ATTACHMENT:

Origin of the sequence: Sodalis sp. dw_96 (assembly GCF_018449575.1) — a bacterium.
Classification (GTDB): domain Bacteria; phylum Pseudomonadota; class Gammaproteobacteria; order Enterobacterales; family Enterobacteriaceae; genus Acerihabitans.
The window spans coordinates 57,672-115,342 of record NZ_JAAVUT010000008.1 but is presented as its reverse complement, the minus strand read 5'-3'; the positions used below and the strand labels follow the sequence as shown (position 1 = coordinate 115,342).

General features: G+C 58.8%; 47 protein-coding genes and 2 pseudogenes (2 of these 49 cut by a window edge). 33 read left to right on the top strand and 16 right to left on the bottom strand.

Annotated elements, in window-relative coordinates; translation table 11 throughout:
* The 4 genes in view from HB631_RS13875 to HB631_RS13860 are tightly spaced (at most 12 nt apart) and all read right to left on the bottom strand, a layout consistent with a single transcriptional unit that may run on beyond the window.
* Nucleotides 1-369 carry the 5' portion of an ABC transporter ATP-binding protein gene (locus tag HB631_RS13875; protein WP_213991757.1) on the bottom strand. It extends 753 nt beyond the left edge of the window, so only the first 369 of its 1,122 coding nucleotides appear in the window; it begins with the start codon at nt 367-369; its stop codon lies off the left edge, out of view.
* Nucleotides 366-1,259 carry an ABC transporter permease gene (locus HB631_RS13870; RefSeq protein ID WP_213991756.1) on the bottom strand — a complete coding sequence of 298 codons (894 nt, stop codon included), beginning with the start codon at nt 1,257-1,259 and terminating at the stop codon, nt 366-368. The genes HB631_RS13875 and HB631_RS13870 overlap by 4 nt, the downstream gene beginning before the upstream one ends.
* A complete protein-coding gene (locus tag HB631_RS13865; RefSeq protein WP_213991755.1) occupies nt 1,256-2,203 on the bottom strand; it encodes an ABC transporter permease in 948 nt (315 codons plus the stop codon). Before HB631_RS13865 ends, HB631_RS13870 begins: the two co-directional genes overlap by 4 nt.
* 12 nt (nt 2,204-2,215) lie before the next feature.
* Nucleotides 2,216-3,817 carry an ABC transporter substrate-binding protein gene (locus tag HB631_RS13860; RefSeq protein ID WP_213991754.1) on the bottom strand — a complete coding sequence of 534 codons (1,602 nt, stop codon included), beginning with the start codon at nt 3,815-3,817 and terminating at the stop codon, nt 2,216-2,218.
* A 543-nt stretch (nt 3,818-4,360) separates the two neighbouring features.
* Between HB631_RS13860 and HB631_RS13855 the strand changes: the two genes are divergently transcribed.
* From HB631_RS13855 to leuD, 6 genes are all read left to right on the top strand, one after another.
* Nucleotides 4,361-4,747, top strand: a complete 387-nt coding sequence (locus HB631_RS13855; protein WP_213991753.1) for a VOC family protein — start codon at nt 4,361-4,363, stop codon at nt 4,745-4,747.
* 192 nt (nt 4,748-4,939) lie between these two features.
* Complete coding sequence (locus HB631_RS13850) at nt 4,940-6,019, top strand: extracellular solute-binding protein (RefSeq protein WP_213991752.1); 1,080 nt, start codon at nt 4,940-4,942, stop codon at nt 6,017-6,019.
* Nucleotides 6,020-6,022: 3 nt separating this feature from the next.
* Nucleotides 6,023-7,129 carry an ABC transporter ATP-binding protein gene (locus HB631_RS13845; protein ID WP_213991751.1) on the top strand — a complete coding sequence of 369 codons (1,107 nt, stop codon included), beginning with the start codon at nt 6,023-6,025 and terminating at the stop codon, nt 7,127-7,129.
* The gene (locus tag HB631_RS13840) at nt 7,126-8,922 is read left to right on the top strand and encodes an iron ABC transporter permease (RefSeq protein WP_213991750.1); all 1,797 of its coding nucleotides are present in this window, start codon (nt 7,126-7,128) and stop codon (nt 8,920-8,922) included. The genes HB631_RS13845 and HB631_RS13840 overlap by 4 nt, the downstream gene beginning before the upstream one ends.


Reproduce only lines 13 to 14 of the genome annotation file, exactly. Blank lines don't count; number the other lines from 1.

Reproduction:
* Between HB631_RS13860 and HB631_RS13855 the strand changes: the two genes are divergently transcribed.
* From HB631_RS13855 to leuD, 6 genes are all read left to right on the top strand, one after another.